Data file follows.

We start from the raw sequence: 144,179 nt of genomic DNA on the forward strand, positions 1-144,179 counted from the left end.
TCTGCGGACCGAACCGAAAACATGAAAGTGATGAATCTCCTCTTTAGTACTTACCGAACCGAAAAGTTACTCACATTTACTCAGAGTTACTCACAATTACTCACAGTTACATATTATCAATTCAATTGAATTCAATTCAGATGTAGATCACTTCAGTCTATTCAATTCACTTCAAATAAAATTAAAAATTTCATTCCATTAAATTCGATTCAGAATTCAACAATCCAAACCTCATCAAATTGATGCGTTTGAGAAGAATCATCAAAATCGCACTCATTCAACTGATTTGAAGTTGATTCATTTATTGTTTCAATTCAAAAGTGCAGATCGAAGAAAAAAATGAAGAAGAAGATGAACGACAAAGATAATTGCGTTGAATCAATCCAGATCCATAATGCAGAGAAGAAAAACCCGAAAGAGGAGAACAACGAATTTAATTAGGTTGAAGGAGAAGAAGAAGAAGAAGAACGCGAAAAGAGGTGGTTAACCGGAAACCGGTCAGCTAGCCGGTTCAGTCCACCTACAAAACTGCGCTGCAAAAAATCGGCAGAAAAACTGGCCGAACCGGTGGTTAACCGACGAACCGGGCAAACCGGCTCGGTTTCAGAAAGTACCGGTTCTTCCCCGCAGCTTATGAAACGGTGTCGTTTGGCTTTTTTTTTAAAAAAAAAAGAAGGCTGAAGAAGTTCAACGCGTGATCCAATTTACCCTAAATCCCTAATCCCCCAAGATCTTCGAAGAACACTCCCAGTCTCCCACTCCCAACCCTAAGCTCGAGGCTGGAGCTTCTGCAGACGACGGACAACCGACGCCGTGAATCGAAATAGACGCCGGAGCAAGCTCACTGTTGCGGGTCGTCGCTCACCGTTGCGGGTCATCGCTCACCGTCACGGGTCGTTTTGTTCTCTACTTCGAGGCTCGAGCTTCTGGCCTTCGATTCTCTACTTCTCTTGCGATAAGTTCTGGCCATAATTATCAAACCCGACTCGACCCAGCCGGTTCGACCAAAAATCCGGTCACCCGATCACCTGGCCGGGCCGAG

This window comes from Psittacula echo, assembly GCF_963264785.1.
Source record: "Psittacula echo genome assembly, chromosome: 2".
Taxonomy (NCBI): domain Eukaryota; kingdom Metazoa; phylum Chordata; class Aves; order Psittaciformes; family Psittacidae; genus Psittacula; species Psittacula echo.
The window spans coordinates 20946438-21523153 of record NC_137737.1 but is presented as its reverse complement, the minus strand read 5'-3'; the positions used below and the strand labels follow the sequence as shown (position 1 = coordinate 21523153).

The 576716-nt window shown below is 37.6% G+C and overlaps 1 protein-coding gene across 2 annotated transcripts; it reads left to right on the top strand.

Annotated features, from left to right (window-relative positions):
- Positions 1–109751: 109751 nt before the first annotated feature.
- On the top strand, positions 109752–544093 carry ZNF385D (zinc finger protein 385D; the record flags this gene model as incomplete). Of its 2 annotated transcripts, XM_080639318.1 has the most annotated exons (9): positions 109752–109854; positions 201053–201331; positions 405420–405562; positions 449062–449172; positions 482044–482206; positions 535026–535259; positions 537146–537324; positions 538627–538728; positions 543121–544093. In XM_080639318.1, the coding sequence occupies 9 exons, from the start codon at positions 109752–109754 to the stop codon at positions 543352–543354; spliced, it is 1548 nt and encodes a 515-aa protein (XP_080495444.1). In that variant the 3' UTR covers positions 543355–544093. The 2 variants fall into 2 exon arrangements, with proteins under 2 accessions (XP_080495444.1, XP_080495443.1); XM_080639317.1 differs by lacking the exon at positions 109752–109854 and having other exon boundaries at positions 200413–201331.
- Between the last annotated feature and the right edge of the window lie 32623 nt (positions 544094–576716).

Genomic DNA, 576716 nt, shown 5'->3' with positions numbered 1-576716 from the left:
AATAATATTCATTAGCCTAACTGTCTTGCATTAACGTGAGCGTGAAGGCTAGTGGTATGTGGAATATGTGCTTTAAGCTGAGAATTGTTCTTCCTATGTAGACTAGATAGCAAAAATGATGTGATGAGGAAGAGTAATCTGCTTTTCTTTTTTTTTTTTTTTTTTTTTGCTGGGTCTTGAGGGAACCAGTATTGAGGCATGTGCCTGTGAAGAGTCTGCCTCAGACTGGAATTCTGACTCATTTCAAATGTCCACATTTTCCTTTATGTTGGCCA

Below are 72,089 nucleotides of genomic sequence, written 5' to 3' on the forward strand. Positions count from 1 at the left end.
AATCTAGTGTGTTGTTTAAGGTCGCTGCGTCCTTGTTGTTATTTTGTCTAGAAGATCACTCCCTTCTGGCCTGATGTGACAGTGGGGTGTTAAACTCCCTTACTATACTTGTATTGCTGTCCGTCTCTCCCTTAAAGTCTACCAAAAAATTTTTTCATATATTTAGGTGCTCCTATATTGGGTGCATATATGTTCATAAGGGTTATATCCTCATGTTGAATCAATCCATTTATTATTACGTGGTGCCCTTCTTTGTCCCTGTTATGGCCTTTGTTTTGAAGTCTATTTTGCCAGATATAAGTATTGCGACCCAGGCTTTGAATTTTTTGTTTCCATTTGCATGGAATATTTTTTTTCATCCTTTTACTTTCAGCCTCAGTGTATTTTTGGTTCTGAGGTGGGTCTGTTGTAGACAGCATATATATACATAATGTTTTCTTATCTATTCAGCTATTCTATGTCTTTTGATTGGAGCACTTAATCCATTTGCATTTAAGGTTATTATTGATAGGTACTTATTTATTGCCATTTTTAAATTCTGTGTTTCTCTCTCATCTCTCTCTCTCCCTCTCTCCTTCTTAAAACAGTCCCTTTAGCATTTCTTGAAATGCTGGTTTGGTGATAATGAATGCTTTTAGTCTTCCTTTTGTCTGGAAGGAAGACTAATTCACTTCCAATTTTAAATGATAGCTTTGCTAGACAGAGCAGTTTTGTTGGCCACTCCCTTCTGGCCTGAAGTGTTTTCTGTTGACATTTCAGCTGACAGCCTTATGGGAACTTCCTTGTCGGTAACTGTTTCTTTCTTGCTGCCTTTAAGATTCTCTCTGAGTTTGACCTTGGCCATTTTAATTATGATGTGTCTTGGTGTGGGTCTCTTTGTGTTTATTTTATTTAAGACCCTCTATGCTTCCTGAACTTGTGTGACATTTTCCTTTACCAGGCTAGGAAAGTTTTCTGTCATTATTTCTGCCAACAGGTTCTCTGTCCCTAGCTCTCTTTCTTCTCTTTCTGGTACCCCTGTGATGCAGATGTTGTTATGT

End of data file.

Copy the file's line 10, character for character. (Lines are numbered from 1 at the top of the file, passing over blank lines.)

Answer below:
- On the top strand, positions 109752–544093 carry ZNF385D (zinc finger protein 385D; the record flags this gene model as incomplete). Of its 2 annotated transcripts, XM_080639318.1 has the most annotated exons (9): positions 109752–109854; positions 201053–201331; positions 405420–405562; positions 449062–449172; positions 482044–482206; positions 535026–535259; positions 537146–537324; positions 538627–538728; positions 543121–544093. In XM_080639318.1, the coding sequence occupies 9 exons, from the start codon at positions 109752–109754 to the stop codon at positions 543352–543354; spliced, it is 1548 nt and encodes a 515-aa protein (XP_080495444.1). In that variant the 3' UTR covers positions 543355–544093. The 2 variants fall into 2 exon arrangements, with proteins under 2 accessions (XP_080495444.1, XP_080495443.1); XM_080639317.1 differs by lacking the exon at positions 109752–109854 and having other exon boundaries at positions 200413–201331.